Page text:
How do we run with the baton of faith a previous generation has thrust into our hand?
There has been much talk about intentional evangelism in Church circles recently. In a way the term intentional evangelism is meant to distinguish it from unintentional evangelism; in other words, we need to move from a default setting where we aim to touch people with the quality of our lives without giving them a clue as to why we are the way we are, to a position where, at the right moment, we articulate cogently why we live the way we do.
The Apostle Peter said we should always be ready to give a reason for the hope that lies within us, but we need a reality check. While some people are quick to seek opportunities to share the Gospel with others, a sizeable number of Christians are slow to do this and, when a chance presents itself, stand frozen to the spot like a cricket fielder who doesn’t see the ball fly his way. Like financial stewardship, the call to evangelism is one of the more uncomfortable components of an authentic Christian faith. Few find it easy. It’s not that we don’t have a story to tell, it’s just that we fear ridicule, rejection or the lazy stereotyping of others who might pass us off as the office’s religious nutcase.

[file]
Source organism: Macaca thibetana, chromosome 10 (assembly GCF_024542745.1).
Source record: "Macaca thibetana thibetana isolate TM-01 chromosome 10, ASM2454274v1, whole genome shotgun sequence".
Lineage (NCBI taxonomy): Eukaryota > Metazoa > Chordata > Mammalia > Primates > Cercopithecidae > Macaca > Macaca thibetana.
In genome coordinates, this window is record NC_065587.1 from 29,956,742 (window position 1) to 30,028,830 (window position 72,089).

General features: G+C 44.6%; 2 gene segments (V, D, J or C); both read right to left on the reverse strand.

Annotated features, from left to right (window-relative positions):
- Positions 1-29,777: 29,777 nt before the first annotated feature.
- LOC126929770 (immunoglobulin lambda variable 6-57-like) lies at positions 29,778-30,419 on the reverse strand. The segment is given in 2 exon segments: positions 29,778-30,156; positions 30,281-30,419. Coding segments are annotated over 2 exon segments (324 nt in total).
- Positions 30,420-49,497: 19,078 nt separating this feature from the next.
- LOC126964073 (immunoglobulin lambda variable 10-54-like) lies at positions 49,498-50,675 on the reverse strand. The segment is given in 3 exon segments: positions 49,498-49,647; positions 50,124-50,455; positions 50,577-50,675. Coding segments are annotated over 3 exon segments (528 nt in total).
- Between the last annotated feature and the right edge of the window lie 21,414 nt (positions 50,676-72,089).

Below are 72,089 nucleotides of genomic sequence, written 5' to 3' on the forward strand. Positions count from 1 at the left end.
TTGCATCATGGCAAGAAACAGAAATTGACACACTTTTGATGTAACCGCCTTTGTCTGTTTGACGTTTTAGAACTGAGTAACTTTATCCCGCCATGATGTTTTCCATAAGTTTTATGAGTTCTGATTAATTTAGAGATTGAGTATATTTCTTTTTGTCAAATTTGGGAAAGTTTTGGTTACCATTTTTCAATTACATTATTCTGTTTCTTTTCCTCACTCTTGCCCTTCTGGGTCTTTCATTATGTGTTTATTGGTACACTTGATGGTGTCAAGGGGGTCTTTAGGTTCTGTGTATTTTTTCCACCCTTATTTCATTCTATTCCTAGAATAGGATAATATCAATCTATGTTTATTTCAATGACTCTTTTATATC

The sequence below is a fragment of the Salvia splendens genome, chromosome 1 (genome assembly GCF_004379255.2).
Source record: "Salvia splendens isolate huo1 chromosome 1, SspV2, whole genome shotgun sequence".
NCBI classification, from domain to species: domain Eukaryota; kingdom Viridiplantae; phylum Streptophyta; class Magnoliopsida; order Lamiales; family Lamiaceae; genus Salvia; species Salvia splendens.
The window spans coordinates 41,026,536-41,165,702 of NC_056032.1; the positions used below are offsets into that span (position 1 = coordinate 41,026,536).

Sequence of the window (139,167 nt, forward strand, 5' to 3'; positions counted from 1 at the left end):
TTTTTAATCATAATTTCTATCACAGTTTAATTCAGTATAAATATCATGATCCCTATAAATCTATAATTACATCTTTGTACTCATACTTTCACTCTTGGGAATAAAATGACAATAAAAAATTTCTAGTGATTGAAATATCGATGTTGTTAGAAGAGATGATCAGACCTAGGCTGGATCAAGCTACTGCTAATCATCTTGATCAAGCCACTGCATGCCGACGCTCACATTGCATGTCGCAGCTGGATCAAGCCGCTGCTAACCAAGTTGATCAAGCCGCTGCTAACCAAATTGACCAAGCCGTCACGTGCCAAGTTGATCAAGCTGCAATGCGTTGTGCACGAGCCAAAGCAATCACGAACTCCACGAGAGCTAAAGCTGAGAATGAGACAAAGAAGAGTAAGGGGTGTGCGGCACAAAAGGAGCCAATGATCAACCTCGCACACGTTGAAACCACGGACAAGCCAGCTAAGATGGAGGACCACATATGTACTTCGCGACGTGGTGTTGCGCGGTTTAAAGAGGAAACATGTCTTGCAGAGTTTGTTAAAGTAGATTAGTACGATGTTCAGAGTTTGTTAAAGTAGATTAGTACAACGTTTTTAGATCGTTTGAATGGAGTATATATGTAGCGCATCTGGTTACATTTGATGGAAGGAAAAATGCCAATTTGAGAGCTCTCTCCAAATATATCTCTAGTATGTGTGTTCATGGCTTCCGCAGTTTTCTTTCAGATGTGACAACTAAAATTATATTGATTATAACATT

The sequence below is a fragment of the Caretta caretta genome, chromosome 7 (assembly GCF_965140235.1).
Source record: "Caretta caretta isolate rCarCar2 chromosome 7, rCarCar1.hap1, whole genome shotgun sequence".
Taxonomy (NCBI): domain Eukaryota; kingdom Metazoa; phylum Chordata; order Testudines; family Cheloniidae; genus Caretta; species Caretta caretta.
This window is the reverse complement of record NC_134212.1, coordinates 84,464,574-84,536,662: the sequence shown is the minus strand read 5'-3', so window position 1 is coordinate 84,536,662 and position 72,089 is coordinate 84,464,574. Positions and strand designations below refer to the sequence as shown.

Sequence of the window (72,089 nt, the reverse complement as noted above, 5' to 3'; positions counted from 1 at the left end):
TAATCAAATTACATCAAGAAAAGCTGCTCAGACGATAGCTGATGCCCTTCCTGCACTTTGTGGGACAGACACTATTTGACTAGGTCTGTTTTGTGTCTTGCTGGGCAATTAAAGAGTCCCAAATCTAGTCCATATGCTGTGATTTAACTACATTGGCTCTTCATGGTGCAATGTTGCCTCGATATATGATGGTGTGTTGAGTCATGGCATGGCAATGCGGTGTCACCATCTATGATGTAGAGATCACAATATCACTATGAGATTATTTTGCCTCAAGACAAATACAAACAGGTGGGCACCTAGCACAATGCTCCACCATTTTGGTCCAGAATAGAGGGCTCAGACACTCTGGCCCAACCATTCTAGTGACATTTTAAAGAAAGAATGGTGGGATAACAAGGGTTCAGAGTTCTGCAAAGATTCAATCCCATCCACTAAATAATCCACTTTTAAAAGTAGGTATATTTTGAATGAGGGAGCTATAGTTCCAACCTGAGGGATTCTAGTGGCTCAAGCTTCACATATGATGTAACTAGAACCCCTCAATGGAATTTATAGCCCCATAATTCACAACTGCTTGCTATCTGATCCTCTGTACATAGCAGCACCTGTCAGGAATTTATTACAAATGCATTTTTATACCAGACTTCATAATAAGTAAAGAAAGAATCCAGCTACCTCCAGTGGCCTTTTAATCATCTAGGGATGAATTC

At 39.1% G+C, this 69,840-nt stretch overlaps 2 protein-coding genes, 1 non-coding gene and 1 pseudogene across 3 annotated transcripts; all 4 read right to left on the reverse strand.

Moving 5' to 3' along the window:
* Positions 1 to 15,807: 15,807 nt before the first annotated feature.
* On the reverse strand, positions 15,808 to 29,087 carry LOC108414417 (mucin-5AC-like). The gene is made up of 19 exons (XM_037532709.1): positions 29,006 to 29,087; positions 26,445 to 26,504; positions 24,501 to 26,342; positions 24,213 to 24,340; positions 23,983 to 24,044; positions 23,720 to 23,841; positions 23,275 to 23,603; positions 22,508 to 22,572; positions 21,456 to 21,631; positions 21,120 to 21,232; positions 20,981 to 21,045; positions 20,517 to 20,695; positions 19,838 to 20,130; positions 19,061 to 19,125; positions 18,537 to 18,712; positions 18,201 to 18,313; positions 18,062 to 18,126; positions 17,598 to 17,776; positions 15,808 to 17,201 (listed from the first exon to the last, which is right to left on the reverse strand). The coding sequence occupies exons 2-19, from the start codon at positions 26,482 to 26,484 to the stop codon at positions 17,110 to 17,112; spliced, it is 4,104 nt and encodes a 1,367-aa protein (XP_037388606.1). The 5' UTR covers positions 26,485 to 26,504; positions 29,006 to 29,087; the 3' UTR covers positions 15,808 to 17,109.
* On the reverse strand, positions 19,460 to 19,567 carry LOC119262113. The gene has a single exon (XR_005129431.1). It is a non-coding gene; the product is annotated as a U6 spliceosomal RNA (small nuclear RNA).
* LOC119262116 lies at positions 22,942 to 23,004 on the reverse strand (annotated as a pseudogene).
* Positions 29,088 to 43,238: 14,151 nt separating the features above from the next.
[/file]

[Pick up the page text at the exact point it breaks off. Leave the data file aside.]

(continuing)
I suspect sharing the Gospel has never been straightforward; the way the first Christians were martyred for their faith was an early clue for those who followed. Yet we should understand the culturally specific dilemmas we face if we are to find the resolve and the aptitude to run with the baton a previous generation has thrust into our hand. Those who open their mouth to share the Gospel suspects they carry some baggage they would rather not. One piece of unwelcome luggage is the reputation the Church has as an institution. In a way we are only part of a wider trend of declining trust in the bodies which make up Britain’s public life. Of those who say the Church is a negative influence in the world, a significant number say it is because the Church is too prejudiced, stuffy and out of touch; and the younger you are, the more likely you are to say this. However, surveys show that a large majority of people (nearly 60%) think the Church is neither a positive nor a negative force in society. In other words, the greater challenge we face is one of the irrelevancy of the Church in the eyes of others. This alone suggests we have not been making the case we should have for Christ.